Vancouver Fringe Festival 2018 – Banned in the USA

Banned in the USA took a painful hour not getting to the point, and then went 15 minutes over its scheduled time.  This may be the worst fringe performance I have ever seen.

Banned In The USA poster for Edmonton promo.jpg

This show does not start off great, and it gets worse from there.  About twenty minutes in, it is so bad that it’s somewhat amusing, but by the end of the hour, I was getting angry.  I like to stay at a show to the end — I want to know how it ends, even if it is a terrible show (and this was definitely a terrible show).  But then, at the end of the hour, he keeps going.  He went fifteen minutes over his scheduled time (maybe it was just ten, but it felt like fifteen.  No, it felt like an extra hour), and there was still no pay off.

I should have walked out.

I went to bed thinking I should have walked out.  I woke up thinking I should have walked out.  But if I had I wouldn’t have been sure if missed out on a great ending.  I did not.

There was nothing offensive about this show, other than the fact that the artist doesn’t seem to mind wasting everyone’s time.  It was just stupid.  The first twenty minutes have nothing to do with anything, and it seems like this is more like an excercise in recounting events that happened, rather than any attempt to entertain, enlighten, or be provocative.  I will summarize:  he once got a gig at a murder mystery (and painfully recounts that performance), and then tells a story about almost missing a flight, going to a meeting, and then flying back.  Nothing particularly interesting happend throughout his 75 minute version of these events, nor do the two stories reveal themselves to have anything to do with each other.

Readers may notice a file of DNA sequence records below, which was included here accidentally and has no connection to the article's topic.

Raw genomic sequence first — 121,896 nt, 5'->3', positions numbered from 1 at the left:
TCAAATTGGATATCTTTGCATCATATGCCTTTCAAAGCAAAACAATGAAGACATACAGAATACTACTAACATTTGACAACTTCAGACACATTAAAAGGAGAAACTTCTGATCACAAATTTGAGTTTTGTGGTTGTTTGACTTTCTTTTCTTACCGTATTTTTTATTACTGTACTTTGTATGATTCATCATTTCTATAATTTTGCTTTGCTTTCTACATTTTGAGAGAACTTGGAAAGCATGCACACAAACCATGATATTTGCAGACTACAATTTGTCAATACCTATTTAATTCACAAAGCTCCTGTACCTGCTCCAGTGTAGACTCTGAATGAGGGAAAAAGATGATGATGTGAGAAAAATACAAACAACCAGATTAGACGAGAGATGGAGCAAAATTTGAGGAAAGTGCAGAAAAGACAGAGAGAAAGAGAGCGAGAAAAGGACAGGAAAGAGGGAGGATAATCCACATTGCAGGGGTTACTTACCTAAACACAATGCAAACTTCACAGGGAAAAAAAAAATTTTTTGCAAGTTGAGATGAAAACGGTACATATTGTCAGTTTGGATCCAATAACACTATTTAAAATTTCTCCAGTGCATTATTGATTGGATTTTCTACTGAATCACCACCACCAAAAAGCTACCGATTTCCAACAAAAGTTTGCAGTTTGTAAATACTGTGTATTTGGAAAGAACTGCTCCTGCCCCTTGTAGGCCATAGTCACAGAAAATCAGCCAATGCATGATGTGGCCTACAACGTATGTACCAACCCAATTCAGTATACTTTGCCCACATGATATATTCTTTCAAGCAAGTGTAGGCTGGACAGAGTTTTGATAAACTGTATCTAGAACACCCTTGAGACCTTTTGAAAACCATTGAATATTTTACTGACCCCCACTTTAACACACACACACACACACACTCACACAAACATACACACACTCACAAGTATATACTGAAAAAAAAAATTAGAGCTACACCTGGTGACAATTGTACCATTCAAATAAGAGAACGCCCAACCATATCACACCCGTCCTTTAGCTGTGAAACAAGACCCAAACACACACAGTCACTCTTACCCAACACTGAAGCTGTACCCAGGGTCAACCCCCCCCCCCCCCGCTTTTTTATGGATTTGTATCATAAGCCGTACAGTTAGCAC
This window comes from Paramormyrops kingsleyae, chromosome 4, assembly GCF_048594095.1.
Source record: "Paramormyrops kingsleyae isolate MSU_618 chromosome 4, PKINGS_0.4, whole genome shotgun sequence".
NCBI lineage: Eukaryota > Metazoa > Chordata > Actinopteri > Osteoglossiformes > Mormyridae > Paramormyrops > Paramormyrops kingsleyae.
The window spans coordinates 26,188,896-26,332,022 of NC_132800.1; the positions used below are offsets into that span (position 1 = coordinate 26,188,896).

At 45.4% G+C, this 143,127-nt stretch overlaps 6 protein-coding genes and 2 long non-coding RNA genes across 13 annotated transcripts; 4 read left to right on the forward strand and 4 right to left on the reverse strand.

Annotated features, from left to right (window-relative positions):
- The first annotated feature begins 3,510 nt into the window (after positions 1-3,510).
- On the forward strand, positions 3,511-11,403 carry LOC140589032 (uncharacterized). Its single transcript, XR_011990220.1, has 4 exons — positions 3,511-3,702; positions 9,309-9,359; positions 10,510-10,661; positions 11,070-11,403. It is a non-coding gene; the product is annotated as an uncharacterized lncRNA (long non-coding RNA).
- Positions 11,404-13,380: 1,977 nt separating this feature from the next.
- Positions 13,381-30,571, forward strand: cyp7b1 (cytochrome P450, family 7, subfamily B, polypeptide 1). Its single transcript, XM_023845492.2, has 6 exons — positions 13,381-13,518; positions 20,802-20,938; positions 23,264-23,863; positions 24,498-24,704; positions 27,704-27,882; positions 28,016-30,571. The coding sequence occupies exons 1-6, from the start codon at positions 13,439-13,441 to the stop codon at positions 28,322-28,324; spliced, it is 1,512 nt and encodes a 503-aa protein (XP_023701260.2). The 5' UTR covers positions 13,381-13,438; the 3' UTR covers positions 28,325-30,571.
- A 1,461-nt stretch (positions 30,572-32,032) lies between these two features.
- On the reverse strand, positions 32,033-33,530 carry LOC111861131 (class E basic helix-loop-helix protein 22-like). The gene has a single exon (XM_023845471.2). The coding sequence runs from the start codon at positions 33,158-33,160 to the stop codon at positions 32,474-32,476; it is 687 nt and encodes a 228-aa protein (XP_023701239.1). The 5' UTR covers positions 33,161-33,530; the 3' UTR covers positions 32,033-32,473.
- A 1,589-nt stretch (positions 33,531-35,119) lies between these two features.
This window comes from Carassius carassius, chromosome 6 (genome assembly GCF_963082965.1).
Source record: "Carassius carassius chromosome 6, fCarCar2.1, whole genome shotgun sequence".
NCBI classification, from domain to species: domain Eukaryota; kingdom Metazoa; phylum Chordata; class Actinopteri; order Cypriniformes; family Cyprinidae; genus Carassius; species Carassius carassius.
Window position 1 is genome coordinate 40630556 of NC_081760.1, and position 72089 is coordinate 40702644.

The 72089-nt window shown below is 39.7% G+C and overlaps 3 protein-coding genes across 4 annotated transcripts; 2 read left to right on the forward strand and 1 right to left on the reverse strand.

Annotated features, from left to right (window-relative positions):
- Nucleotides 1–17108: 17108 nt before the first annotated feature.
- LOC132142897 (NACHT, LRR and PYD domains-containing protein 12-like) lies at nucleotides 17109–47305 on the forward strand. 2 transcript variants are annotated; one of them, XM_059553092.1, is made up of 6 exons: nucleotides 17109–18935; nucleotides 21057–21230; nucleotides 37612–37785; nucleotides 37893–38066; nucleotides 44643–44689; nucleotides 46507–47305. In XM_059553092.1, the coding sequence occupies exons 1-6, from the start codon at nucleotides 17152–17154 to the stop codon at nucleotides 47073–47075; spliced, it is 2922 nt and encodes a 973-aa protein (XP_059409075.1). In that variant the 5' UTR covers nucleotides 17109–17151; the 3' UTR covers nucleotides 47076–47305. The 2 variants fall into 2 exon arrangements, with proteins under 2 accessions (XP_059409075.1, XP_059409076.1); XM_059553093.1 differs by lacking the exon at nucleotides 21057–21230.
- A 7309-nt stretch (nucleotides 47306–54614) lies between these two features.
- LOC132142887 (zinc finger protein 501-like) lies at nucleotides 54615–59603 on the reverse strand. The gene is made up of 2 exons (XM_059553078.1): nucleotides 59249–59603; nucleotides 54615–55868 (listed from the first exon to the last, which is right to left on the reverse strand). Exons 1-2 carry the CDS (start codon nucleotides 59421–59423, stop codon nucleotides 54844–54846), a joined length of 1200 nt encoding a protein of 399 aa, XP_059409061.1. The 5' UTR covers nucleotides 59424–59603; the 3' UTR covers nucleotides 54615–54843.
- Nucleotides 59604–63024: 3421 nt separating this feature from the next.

The show made me feel like I didn’t want to tell stories any more.  He made me feel like telling stories was an unpleasant thing, and that you shouldn’t do it to people.  It made me not want to hear other people tell stories, or go to other shows.  This show wasn’t just a waste of my time, it was a poison.  It was a disease.

It did one thing, though, it provoked me decide that it is very okay to walk out of a show.  It taught me that walking out of a show, while perhaps a little impolite, is sometimes the right thing to do.  Because some people walked out of the show before it was done.  But everyone probably should have.  Because there are more important things than being polite.

That’s right, this show has made me feel like it’s necessary to be less polite, and I assume the rest of the audience felt the same way.  Which means that the show didn’t just suck, it made the world a less nice place.

Do not go see this show.

 

 

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